The singing evangelist

Crowds gathered in breathless expectation to hear the “Singing Evangelist.” In mostly small towns and congregations he would mix sermons, delivered with great fervor, and hymns, led with great skill. His name was Knowles Shaw (1834-1878), and he was one of the most effective evangelists of his day.

He was born in Ross Township, Ohio. His father, who died when he was 12, left him a violin, which he learned to play. Soon he was playing at parties and dances around the region. Oddly, it was at a dance while he was playing that he was struck by a thought from Amos 4:12: “Prepare to meet thy God.” This was the turning point of his life. He left the dance immediately and spent the rest of the night in anguish and prayer. He began attending the Flat Rock Church of Christ and was baptized on September 13, 1852. Continue reading “The singing evangelist”

Pro-choice

The nice, soaking rains that came to our middle Tennessee gardens this month were more than welcome after the heat and drought of this brutally long summer. Along with the rains came the return of all kinds of fungus, including those pretty yard mushrooms arranged in a darling little fairy ring on the lawn.

One of my friends wondered if they were good to eat. They certainly looked it! They even smelled nice. I warned her in no uncertain terms about eating mushrooms without proper identification. Another friend chimed in that some of them are delicious…for one time only! Continue reading “Pro-choice”

Bearing others’ burdens

“Bear one another burdens, and so fulfill the law of Christ” (Galatians 6:2 NKJV).

Some jobs are difficult if not impossible to do alone. Loading bundles of roofing tin and steel pieces intended for framing into a truck is one of those, at least if it is to be done by man-power alone. Things for which one is not strong enough can be easily managed by two or more working together. Continue reading “Bearing others’ burdens”

Further consequences of David’s sin

“As surely as the Lord lives, the man who did this deserves to die! Because he committed this cold-hearted crime, he must pay for the lamb four times over!” (2 Samuel 12:5-6 NET). So said King David when Nathan told the story to convict David of his sin with Bathsheba. I don’t think it is a coincidence that this is exactly the price David paid: he lost four of his children.

The first child to die was the one who had been conceived the night he spent with Bathsheba. God struck him with an illness and a week later the child died (2 Samuel 12:15-18). Continue reading “Further consequences of David’s sin”

Inventing the reason why: Galatians 3:28

As they opened their front door, immediately their eyes fell upon the shattered vase on the floor. The babysitter was sleeping soundly upon the sofa. One of their two young boys greeted them with, “the dog broke it.” At that moment their other son was nowhere to be seen.

Like most parents, an innate detective gear kicked into action. The dog was still in his doghouse in the backyard. In spite of the rain, no muddy dog prints were on the kitchen tiles. The babysitter had slept through the crash and could offer no insight.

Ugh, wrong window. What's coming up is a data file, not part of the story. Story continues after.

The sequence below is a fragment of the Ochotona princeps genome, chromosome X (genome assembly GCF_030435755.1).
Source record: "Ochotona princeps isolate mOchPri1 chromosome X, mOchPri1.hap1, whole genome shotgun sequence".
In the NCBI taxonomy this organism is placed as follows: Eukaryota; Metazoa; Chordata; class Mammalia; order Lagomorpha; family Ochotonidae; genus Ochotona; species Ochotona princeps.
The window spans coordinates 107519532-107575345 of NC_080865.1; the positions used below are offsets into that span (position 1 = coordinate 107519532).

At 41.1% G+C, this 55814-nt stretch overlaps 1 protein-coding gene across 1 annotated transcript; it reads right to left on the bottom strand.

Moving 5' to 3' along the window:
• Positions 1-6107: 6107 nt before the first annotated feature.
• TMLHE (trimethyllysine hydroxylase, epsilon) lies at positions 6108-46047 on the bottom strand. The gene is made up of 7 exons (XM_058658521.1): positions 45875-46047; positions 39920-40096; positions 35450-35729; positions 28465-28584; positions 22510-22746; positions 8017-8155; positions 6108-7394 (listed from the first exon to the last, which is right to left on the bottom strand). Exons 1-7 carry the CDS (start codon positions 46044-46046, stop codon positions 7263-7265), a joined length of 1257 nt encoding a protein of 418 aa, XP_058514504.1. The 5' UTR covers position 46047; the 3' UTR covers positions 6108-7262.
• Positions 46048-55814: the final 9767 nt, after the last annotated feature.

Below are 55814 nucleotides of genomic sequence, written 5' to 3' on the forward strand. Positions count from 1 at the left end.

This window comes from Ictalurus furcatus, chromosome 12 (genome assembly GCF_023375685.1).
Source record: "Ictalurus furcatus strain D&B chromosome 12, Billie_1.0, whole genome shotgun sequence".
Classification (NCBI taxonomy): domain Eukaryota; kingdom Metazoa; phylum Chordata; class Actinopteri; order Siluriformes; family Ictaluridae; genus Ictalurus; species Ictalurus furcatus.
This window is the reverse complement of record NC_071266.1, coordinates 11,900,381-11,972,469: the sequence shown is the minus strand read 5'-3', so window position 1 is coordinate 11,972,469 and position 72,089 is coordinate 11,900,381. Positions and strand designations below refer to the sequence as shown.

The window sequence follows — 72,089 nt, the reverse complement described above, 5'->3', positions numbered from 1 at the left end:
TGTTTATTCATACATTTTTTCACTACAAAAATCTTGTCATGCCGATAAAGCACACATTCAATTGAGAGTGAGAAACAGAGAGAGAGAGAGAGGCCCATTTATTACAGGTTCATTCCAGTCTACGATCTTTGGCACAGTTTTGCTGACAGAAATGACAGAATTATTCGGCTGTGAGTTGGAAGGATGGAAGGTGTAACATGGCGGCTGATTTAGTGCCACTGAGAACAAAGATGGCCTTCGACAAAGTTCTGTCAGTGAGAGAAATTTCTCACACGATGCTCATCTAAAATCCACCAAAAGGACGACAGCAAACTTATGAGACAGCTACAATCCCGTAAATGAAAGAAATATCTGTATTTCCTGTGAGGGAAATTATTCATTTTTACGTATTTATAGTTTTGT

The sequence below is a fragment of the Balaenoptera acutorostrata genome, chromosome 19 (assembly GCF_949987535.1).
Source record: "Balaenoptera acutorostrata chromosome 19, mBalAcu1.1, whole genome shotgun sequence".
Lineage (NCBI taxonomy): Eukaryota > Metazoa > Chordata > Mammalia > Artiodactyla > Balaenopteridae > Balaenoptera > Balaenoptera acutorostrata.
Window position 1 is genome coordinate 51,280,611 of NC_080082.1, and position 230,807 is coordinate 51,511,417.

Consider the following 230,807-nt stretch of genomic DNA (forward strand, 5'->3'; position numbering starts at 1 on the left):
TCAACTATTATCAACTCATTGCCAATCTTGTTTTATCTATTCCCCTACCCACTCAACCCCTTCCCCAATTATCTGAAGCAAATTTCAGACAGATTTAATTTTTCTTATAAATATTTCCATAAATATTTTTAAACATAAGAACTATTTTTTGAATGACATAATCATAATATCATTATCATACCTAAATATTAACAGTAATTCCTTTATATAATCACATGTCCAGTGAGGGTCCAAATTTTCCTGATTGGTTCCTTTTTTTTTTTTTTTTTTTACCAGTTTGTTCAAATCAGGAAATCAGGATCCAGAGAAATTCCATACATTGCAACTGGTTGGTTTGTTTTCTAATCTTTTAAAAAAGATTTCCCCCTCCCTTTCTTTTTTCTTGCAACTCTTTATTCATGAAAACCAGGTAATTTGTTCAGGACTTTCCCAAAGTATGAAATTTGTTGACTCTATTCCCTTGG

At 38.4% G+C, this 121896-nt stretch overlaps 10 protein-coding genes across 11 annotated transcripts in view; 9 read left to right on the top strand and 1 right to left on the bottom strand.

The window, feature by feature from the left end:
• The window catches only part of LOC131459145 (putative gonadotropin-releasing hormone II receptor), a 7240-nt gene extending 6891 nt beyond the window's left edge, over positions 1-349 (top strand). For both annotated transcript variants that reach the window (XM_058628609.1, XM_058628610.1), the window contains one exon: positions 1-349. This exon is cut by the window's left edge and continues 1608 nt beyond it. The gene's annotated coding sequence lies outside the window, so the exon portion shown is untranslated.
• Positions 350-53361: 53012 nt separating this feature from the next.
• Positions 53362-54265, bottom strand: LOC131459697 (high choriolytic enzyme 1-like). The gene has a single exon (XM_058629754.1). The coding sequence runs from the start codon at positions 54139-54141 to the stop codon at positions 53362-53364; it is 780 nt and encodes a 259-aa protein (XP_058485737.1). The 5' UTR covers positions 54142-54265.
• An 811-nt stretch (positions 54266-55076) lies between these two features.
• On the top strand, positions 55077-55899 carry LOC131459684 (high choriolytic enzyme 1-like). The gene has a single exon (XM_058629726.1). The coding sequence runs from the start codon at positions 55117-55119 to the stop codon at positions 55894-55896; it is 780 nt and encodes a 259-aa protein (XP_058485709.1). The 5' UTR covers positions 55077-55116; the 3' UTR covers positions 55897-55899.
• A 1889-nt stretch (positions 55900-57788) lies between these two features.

Explanatory stories are powerful. Accurate explanations answering “why” empower attitudes and action. Continue reading “Inventing the reason why: Galatians 3:28”

Tossing the trash

“Therefore lay aside all filthiness and overflow of wickedness, and receive with meekness the implanted word, which is able to save your souls” (James 1:21 NKJV).

As the world’s population increases and manufacture of goods continues to rise, the problem of where we put the garbage becomes a most pressing issue. The environment cannot continue to absorb millions of tons of waste annually without harm. Something major is going to have to be done, or else the earth will perish. Continue reading “Tossing the trash”

Sin has consequences

In Acts 13, as Paul was speaking at the Jewish synagogue in Antioch of Pisidia, he made this statement about King David: “God raised up David their king. He testified about him: ‘I have found David the son of Jesse to be a man after my heart, who will accomplish everything I want him to do.’” (Acts 13:22 NET). What higher praise could anyone have than for God to describe them as someone who is “after my heart.”

Yet David was far from perfect. We read in 2 Samuel 11 about his affair with Bathsheba, the wife of Uriah, one of his inner circle of warriors (he was one of the thirty listed in 2 Samuel 23). But that wasn’t the end of the story. Bathsheba became pregnant and when David couldn’t get Uriah to sleep with his wife to cover up the pregnancy, he set it up so that Uriah would be killed in battle, in reality committing murder. He then sent for and married Bathsheba who, in due course, gave birth to a son. Continue reading “Sin has consequences”

I am a father who does not know everything

When I was little my father appeared to me to always be strong and wise. Of course, that was merely the perspective of a little boy. Now that I am a father, I know better. I am a father who does not know everything. I can relate very well to the biblical writer who said our fathers disciplined us “as it seemed best to them” (Hebrews 12:9-10). There were times I wondered if I should have been stronger. At other times I wondered if I should have been more lenient. Kids, give dad a break! When you were a kid he had to make decisions on the fly, decisions no one else was willing to make, and he did it out of the very best of intentions Continue reading “I am a father who does not know everything”